Nanotechnology is enabled by the diverse properties of materials at the nanoscale with, for example, particles consisting of several tens to hundreds of atoms or thin films of a few atomic layers finding applications in electronic devices and sensors.
The functionality of nanomaterials is critically dependant on atomic structure and local chemical bonding. To control and ultimately tailor this functionality, a fundamental understanding of the nature of atomic bonding is required. This project aims to build an integrated photoelectron spectroscopy suite (shared between Physics, Chemistry and Electronics) for the study of atomic bonding in sustainably-derived nanomaterials. A monochromatic X-ray source, for which funding is requested, is a crucial component necessary to complete the current spectroscopy lab in Physics.
The objectives of this proposal were as following:
1.To enable the purchase of a monochromatic XPS source for the chemical analysis of functional nanomaterials.
2.To apply the source to the characterisation of novel nanomaterials grown by researchers in Physics, Chemistry, Electronics and Environment.
3.To provide maximum return on investment by contributing to securing future, large inter-departmental research grants.
The newly established electron spectroscopy system has enabled a collaboration links between Physics and Chemistry department, and Physics and Electronics department. Currently the following research activities are undertaken in particular between the following groups:
1)Graphene functionalized starbone materials; between Advanced materials group ( Dr Lazarov and Dr Pratt) with Green chemistry ( Prof. Clark)
2)Photocatalyst materials; ( Dr Lazarov, Physics) and Dr Douthwaite (Chemistry)
3)Halfmetallic spintronics materials and band offset engineering ; Dr Lazarov, Dr Tear(Physics) and Prof. Hirohata ( Electronics)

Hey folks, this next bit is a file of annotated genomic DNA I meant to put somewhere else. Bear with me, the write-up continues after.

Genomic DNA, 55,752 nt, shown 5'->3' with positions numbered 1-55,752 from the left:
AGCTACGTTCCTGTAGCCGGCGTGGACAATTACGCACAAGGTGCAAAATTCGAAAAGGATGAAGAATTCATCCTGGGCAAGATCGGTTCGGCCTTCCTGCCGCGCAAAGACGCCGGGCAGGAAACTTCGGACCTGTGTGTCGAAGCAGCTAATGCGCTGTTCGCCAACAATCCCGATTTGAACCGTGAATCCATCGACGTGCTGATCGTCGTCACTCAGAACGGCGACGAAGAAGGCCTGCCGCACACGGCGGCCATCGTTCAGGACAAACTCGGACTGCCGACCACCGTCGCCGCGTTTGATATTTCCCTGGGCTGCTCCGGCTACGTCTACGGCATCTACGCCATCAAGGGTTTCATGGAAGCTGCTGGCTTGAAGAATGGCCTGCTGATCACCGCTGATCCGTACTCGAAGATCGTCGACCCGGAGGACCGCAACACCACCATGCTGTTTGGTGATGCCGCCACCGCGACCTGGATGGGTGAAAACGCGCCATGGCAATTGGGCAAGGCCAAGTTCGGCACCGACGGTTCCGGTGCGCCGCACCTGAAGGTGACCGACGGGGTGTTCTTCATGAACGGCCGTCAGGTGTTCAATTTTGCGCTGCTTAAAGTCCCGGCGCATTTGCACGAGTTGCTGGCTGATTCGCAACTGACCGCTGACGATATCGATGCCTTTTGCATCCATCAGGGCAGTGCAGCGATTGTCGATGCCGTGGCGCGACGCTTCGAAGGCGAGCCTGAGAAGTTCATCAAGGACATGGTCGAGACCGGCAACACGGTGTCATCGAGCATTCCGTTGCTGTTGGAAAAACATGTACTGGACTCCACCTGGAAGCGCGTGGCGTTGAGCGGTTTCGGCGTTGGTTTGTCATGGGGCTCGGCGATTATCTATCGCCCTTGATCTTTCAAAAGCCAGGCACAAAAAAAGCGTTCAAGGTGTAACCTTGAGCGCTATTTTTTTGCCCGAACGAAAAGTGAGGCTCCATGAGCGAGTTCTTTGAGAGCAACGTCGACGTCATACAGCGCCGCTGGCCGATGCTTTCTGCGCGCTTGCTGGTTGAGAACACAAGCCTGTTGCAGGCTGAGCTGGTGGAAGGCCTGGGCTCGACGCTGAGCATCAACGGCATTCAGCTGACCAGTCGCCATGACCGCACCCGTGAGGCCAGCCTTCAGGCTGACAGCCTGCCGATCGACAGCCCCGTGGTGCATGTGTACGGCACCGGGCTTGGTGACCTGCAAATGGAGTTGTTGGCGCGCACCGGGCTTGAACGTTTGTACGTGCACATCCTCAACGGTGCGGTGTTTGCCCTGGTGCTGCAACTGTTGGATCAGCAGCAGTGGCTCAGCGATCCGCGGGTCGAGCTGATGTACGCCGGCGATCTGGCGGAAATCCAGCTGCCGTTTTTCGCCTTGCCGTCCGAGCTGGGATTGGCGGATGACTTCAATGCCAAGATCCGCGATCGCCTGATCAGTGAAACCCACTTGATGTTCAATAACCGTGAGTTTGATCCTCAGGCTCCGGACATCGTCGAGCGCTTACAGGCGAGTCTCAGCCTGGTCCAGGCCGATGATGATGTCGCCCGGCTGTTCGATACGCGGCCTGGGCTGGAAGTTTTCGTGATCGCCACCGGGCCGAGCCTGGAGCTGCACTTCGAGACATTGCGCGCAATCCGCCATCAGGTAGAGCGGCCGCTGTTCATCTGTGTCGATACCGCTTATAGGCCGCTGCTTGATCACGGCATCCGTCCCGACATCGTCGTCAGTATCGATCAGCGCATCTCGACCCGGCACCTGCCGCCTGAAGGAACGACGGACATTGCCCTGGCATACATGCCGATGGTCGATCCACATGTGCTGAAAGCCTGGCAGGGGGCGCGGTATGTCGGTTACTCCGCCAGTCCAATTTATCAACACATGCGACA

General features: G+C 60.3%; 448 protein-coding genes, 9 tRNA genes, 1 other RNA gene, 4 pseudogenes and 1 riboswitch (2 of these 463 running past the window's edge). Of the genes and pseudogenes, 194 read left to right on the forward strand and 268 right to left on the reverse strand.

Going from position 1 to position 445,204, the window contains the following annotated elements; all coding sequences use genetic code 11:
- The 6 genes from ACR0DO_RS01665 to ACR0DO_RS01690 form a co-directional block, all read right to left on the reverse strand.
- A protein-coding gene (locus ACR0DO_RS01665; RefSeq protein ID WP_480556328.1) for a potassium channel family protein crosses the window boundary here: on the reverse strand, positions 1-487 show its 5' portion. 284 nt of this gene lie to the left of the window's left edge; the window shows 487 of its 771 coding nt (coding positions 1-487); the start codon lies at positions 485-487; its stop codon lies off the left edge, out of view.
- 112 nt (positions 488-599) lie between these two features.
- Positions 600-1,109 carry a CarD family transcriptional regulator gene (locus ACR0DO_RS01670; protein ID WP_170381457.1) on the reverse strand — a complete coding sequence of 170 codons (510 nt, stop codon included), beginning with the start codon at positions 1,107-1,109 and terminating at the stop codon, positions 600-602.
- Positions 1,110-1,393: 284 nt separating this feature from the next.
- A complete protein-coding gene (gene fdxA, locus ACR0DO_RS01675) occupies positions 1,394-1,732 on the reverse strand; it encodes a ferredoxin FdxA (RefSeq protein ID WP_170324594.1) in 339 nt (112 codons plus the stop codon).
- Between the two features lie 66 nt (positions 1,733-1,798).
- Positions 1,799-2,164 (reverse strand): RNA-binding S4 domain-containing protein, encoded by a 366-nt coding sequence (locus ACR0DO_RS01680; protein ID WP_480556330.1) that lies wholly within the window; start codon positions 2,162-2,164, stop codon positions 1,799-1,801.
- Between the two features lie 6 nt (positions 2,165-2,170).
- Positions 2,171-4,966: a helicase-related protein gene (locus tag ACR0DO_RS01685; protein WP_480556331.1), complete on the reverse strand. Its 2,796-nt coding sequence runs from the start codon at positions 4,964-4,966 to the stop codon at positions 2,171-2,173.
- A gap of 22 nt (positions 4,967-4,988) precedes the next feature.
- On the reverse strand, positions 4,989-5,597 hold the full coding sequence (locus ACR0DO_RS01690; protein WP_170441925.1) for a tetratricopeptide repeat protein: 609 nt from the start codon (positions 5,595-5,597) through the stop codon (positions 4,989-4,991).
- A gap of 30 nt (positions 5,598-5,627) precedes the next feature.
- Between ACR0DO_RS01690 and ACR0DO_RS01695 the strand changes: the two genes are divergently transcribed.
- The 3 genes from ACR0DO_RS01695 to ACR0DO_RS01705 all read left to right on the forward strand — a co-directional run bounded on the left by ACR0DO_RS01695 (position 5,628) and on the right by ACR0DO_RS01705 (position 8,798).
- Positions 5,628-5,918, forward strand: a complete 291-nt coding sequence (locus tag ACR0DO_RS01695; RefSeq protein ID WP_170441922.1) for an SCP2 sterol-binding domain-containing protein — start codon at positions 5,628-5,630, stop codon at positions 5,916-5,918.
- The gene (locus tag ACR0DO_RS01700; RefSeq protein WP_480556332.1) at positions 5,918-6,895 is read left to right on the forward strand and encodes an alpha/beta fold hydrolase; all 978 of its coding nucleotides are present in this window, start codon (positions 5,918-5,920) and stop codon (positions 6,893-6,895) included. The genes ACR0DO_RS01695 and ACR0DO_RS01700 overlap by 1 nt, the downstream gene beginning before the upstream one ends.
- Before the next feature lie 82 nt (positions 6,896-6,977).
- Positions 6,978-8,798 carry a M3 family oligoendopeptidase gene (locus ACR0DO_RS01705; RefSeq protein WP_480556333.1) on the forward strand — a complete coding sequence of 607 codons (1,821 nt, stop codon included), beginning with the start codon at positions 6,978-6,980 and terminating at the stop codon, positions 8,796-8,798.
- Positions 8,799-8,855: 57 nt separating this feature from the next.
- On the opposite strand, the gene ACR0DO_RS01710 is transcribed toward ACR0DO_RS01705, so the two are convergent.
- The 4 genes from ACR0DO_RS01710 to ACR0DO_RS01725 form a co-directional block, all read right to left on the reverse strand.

1. ‘Polarized neutron reflectivity and atomic structure study of a Co2Fe Al0.5Si0.5/Si(111) heterointerface’ , B. Kuerbanjiang, S. Glover, Z. Nedelkoski, Shinya Yamada, Hamaya, T. Saerbek3, D. Kepaptsoglou5, Q. Ramasse, T. Hase, G. Bell, A. Hirohata and V. K. Lazarov. ( submitted to Applied Physics Letters).
2. ‘Polar Spinel-Perovskite Interfaces: atomistic study of Fe3O4(111)/Nb:SrTiO3(111)
structure and functionality’ , Daniel Gilks, Keith McKenna, Kosuke Matsuzaki, Tomofumi Susaki, Leonardo Lari, Despoina-Maria Kepaptsoglou, Quentin Ramasse and Vlado K. Lazarov ( Submitted to Advanced Materials)
1. Spintronics Devices and Materials (~ £ 1.2 M); Core to Core between York, Tohoku and and Technical University of Kaiserslautern. ( Dr Lazarov, Dr Pratt, and Dr Hirohata are Co-PIs of the grant were also Co-PIs on the RPF grant)
2. Spinterface Engineering for efficient device operation (SPEEDO) ( £124,979)Dr A. Pratt
3.Band offset engineering at polar oxide heterostructures ( Dr Lazarov ); to be submitted to EPSRC as responsive mode grant
4.Splitting water: Polar oxide surface as a new catalytic material (Dr Lazarov)
To be submitted to ERC as a consolidator grant.
5. Designer magnetic nano particles for high performance applications ( Dr Pratt and Dr Kroeger). To be submitted to EPSRC